Switched On – Primitive Motion: Portrait Of An Atmosphere (A Guide To Saints)

by Ben Hogwood

What’s the story?

Brisbane duo Primitive Motion present a new album of unique sound worlds through Lawrence English’s A Guide To Saints imprint.

One look at the credits on their Bandcamp site reveals just how many instruments, colours and textures the two sonic creators have at their disposal. Sandra Selig is credited with contributions through voice, handclap, flute, cymbals, melodica, radio, saxophone, glass bowl, drums, marble in bamboo, zither, wind chimes and bowed cymbal. Meanwhile Leighton Craig contributes on the acoustic guitar, reed organ, cymbals, field recordings (Kyoto Japan), tremolo guitar, miniature saxophone, voice, piano, metal stool, bird call, synthesiser, wind chimes, shaker and timber box.

Between them, Primitive Motion have made a four-part Portrait Suite, bolstered by a fifth track, Trenches Of Time.

What’s the music like?

Intensely descriptive. Although all the instruments above are used, they are of course employed sparingly, and it is immediately clear how much thought has gone into the resultant colours and textures. Yet to their enormous credit Primitive Motion never make anything sound forced. They create their sonic visions with a healthy degree of musical instinct, allowing their material plenty of room to live and breathe.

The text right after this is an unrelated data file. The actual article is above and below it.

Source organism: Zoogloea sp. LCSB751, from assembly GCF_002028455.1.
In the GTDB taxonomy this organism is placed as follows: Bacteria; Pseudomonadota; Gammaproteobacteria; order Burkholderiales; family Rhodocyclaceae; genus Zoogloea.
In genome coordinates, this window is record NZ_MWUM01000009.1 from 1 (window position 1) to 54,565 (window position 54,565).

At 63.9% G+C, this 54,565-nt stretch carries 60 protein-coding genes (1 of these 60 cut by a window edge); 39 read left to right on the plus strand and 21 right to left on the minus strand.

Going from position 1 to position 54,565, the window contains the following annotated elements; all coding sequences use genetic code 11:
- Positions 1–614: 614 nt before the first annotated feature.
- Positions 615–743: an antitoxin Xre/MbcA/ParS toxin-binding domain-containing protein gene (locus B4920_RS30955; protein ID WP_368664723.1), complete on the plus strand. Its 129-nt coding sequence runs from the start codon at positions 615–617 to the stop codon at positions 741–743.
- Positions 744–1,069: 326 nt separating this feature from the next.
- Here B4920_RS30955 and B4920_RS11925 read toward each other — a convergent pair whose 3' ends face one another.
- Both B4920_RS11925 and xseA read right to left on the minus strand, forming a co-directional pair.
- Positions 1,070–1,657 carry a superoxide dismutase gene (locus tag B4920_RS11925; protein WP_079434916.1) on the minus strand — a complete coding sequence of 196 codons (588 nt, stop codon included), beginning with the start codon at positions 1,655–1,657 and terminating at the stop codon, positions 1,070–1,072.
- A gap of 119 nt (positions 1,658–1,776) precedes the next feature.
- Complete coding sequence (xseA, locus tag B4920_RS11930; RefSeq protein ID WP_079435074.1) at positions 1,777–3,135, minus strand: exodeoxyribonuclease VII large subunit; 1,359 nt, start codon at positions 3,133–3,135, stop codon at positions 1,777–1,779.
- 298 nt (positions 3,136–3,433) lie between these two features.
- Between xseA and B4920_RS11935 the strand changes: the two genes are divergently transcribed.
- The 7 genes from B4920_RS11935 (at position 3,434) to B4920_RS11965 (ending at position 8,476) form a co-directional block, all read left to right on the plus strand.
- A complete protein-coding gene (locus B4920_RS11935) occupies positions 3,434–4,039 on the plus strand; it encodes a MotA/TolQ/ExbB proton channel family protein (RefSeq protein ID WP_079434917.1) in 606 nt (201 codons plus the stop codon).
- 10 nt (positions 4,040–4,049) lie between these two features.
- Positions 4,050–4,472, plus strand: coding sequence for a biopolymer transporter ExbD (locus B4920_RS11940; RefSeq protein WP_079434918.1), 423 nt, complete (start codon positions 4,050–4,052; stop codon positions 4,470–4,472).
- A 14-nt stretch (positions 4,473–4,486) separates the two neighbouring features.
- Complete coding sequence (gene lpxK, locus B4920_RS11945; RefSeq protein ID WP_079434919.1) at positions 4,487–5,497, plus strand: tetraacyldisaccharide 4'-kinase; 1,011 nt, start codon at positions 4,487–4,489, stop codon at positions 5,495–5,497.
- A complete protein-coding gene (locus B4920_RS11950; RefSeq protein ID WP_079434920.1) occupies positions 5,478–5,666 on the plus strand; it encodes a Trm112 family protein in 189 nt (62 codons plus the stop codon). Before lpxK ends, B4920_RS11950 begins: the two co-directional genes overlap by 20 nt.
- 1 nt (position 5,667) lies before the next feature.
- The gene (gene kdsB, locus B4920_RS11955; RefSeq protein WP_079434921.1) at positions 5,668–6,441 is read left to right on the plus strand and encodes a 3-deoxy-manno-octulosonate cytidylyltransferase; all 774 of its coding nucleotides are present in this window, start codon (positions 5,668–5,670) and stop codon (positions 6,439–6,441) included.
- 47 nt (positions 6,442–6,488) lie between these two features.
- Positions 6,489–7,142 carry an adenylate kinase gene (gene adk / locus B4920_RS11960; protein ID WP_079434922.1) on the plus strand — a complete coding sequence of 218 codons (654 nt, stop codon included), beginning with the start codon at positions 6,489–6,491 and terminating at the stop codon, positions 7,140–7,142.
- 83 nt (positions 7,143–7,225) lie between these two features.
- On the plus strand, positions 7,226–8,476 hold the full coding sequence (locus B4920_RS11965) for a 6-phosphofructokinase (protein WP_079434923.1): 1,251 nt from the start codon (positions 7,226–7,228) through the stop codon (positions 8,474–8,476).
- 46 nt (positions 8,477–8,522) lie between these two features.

Portrait is without question an outdoor suite, using field recordings as well as some deeply evocative percussion and instruments where the textures are very clearly thought out. The woozy reed organ with which Portrait II ends is a case in point, and so are Sandra Selig’s vocals, which have a unforced yet primal beauty in the first of the four movements, lost in thought as they are. The mournful and muffled saxophone at the start of Portrait III is striking, its line taken up by Selig’s vocalise. Her mysterious vocal drone on Portrait IV is also a prominent feature, fading in and out over a distracted piano line.

Trenches Of Time sits outside the four-part suite but is more than a coda. Instead it presents what, to this listener at least, feels like a heat-soaked tundra, with distant structures shimmering in the hot sun. Drones reinforce the intense musical humidity.

Does it all work?

It does – though the listening conditions have an important part to play here. This is definitely not an album to experience on the move, as much of the shading and detail will be lost.

Is it recommended?

It is. The name Primitive Motion is well chosen, for Selig and Craig strip music back to its basic elements in order to create pictures and meditations that leave a lasting impression.



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